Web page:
This time, Disney amazes us in a strikingly different way with its research team by generating electricity from a sheet of paper. All you have to do is just tap and rub.

The technique behind this simple yet effective concept is that paper can produce electricity and the generator can make pieces of paper capable of producing enough power to light up dozens of LEDs and devices that use e-paper displays like Kindles.

Paper Generator

The flexible power generator are incorporated into sheets of paper, some materials that have a semi-permanent electrical property and Teflon, a charge holding electret, is aligned between them. Teflon which is against an ordinary sheet of paper is what created opposite charge which when rubbed generates an electric current.

“This simplicity leads to countless applications enabling interactivity everywhere and anytime. My overall goal is to make the whole world interactive, and creating ubiquitous power supplies is a key step in that direction”- said researcher, Ivan Poupyrev. “We can imagine any number of ways to use this to add sights, sounds and other interactivity to books and other printed materials inexpensively and without having to worry about power sources.”

The generators are extremely cheap and if you have to assemble it by yourself, then the whole process can be done in less than five minutes. Just fill your regular ink cartridge with a conductive ink, then you can print out the sheets of conductive material. However, the power generated through the paper generator is not enough to run computer.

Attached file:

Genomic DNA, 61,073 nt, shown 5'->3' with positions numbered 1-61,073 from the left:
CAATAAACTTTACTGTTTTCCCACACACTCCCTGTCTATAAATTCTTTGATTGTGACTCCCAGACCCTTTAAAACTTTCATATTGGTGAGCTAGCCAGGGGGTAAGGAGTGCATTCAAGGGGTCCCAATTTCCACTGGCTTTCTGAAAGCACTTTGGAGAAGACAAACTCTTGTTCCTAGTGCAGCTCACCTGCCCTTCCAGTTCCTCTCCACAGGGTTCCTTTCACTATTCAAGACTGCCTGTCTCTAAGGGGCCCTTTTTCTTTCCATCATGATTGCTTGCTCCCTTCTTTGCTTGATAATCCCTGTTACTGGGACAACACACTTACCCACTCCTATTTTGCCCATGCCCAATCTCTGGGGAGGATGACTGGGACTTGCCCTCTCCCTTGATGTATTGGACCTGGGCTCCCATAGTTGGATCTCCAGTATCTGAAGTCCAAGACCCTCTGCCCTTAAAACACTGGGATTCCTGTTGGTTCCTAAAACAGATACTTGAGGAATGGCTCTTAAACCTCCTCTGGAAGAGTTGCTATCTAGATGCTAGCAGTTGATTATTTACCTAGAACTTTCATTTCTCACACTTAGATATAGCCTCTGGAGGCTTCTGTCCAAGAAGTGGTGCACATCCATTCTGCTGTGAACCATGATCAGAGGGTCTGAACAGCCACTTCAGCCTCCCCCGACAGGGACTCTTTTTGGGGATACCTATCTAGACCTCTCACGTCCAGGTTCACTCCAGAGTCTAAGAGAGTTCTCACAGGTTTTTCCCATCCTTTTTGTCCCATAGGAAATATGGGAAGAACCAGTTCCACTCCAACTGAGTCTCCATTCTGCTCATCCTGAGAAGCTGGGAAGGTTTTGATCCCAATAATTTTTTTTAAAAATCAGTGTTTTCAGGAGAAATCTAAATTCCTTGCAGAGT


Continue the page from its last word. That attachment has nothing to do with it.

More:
Book lovers and children can be the initial beneficiaries of this piece of invention.

Poupyrev wrote that it is amazing that digital interactivity can be added to objects on truly massive scales, millions of units of packaging, posters, books, magazines, game boards, toys, tickets, maps, anything basically for free.

Research story can be found at Disney Research
[Image & Video Source: Disney Research]

8 thoughts on “Electricity Generated From A Sheet Of Paper

  1. Tapping, eh? Oh, the application ideas! Under sidewalks? Inside tires and shoes? Made waterproof, imagine how much energy could be generated from rain storms, and placed below various sized natural waterfalls. Large dams (that generally silt up relatively quickly) might not be necessary. Oh, the thinks you can think!

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